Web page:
In an MCI, documentation and immediate identification of victims can be impossible.  We took 19 depositions of first responders in the Ride the Ducks disaster to piece together the carnage of the scene and swift MCI response by the Seattle Fire Department.  After 30 more depositions, the truth reveals itself.

That is, after all, the main goal victims have–what happened to me and my family, and why?  I hope the victims of the Amtrak 501 disaster get the answers they deserve.

NOTE: This blog post is excerpted from AndrewAckley.com

Washington State Pedestrian Deaths Increase by 28%

 

Pedestrians are more likely to get killed  when not at an intersection.

Pedestrians are more likely to get killed when not at an intersection. They are also far more likely to get killed when walking during the dark hours of the night/early morning.

Pedestrian Deaths Light Levels

Over the past year, our firm has experienced a surge in calls from pedestrian-related accidents. So when I read read the most recent annual GHSA Spotlight on Highway Safety Report (released Mar. 8, 2016), I wasn’t surprised to see that pedestrian fatalities were up by 28% in Washington State. A recent Seattle Times article also cited the GHSA report, which pointed out that pedestrian deaths increased from 32 in the first six months of 2014 to 41 during the same period last year, a 28-percent increase.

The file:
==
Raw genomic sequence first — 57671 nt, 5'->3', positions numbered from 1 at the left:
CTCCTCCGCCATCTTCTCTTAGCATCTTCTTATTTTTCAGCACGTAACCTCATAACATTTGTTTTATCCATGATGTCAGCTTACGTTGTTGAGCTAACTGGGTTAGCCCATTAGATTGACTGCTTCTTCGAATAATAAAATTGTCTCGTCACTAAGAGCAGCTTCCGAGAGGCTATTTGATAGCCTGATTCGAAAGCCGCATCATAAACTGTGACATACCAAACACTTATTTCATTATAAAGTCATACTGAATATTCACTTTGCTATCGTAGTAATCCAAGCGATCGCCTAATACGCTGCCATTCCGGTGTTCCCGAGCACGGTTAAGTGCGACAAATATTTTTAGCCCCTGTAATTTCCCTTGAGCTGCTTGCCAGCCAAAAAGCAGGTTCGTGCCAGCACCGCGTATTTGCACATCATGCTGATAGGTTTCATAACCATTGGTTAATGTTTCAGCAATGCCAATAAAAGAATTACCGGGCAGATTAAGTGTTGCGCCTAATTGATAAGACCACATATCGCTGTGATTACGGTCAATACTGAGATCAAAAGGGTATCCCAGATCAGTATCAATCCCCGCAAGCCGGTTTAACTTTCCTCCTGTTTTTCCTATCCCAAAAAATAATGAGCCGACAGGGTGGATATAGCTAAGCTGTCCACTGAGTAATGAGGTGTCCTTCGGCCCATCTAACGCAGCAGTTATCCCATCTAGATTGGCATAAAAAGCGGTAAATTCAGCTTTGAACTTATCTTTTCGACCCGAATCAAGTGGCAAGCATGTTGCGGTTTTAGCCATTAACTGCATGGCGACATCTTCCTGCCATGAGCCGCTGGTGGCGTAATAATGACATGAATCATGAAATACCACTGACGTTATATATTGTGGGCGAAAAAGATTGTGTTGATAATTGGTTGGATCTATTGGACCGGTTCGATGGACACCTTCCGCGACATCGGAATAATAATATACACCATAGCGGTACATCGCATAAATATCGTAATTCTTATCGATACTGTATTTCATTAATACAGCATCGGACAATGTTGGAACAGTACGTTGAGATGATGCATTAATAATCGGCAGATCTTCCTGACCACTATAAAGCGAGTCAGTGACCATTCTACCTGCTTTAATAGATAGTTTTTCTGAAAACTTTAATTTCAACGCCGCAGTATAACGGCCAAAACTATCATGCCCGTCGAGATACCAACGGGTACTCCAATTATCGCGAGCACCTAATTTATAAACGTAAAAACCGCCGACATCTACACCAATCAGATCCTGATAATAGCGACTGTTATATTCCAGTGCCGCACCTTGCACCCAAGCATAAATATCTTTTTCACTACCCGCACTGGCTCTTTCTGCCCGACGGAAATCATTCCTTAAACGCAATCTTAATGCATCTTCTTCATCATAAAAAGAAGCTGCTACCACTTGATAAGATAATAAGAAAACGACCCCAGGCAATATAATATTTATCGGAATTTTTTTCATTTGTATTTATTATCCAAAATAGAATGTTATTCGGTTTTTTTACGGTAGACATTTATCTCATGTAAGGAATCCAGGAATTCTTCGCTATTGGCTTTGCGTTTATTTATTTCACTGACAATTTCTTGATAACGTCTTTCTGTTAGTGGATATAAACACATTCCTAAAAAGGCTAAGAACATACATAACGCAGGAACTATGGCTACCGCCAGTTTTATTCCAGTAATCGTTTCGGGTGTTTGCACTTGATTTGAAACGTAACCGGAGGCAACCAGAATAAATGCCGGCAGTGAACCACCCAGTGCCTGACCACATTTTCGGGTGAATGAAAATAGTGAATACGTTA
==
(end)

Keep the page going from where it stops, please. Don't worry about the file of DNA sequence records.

A couple takeaways that I find especially valuable: 1) pedestrian deaths are much higher at non-intersection related accidents (e.g., not waiting to cross at an intersection) and 2) walking at night is far more likely to lead to a fatality than walking at dawn or dusk.

New law would ban holding cell phone in cars

New WA Law would be much stricter against drivers who want to talk on their cell phones. Photo credit: Intel Free Press Flickr

New WA Law would be much stricter against drivers who want to talk on their cell phones.
Photo credit: Intel Free Press Flickr

Remember several years ago, when the State made talking on a handheld phone while driving illegal? Well, Washington State lawmakers are now proposing a much stricter law that altogether bans holding cell phones in the car.

With the rapidly developing technology in the area of wireless telecommunications, the proposal is aimed at putting an end to one hand on the wheel while the other hand is on a smart phone. The new law also includes outlawing emailing, texting, or other forms of electronic communication for drivers in Washington State.

The new proposed law is so strict that it would even be illegal to pick up and check your phone while you’re waiting for the light to change. (Ok, I admit that I’ve done that. But, this is going to end that habit for me…)  If you are repeatedly fined, then you could face double-fines.

This law would not affect making hands free calls or using GPS systems. After seeing so many car accidents as the result of texting while driving or talking on the cell while driving, this bill can’t be passed soon enough.